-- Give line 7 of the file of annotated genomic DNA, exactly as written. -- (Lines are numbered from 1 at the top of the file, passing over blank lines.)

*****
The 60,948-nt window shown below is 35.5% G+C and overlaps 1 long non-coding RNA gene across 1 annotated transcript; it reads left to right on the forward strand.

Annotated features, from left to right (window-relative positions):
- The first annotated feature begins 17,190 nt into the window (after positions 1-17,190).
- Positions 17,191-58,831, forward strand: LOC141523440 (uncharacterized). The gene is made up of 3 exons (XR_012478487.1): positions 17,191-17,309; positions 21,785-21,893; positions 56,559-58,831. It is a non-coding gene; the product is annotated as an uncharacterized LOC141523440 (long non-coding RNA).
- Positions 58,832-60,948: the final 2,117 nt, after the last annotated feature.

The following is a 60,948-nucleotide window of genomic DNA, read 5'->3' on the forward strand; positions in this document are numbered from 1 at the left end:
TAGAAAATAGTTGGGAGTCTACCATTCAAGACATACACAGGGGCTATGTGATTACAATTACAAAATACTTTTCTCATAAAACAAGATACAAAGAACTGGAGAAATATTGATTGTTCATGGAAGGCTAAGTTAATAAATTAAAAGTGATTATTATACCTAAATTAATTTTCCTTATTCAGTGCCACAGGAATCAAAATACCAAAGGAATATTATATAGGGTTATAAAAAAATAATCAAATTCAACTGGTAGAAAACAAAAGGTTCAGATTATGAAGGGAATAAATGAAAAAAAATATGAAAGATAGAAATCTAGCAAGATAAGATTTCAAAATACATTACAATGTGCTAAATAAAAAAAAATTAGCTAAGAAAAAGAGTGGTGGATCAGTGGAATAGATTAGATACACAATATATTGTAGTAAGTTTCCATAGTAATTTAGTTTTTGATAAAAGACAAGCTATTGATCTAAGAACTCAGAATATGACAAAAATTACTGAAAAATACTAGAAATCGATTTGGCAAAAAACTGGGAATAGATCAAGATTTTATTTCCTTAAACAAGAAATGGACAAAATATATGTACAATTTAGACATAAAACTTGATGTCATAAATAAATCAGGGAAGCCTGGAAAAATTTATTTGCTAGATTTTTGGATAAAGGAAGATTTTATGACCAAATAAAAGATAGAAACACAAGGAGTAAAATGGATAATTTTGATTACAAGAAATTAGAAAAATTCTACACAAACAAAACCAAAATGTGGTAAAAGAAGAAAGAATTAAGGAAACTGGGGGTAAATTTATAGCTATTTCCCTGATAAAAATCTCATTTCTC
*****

TAGAAAATAGTTGGGAGTCTACCATTCAAGACATACACAGGGGCTATGTGATTACAATTACAAAATACTTTTCTCATAAAACAAGATACAAAGAACTGGAGAAATATTGATTGTTCATGGAAGGCTAAGTTAATAAATTAAAAGTGATTATTATACCTAAATTAATTTTCCTTATTCAGTGCCACAGGAATCAAAATACCAAAGGAATATTATATAGGGTTATAAAAAAATAATCAAATTCAACTGGTAGAAAACAAAAGGTTCAGATTATGAAGGGAATAAATGAAAAAAAATATGAAAGATAGAAATCTAGCAAGATAAGATTTCAAAATACATTACAATGTGCTAAATAAAAAAAAATTAGCTAAGAAAAAGAGTGGTGGATCAGTGGAATAGATTAGATACACAATATATTGTAGTAAGTTTCCATAGTAATTTAGTTTTTGATAAAAGACAAGCTATTGATCTAAGAACTCAGAATATGACAAAAATTACTGAAAAATACTAGAAATCGATTTGGCAAAAAACTGGGAATAGATCAAGATTTTATTTCCTTAAACAAGAAATGGACAAAATATATGTACAATTTAGACATAAAACTTGATGTCATAAATAAATCAGGGAAGCCTGGAAAAATTTATTTGCTAGATTTTTGGATAAAGGAAGATTTTATGACCAAATAAAAGATAGAAACACAAGGAGTAAAATGGATAATTTTGATTACAAGAAATTAGAAAAATTCTACACAAACAAAACCAAAATGTGGTAAAAGAAGAAAGAATTAAGGAAACTGGGGGTAAATTTATAGCTATTTCCCTGATAAAAATCTCATTTCTC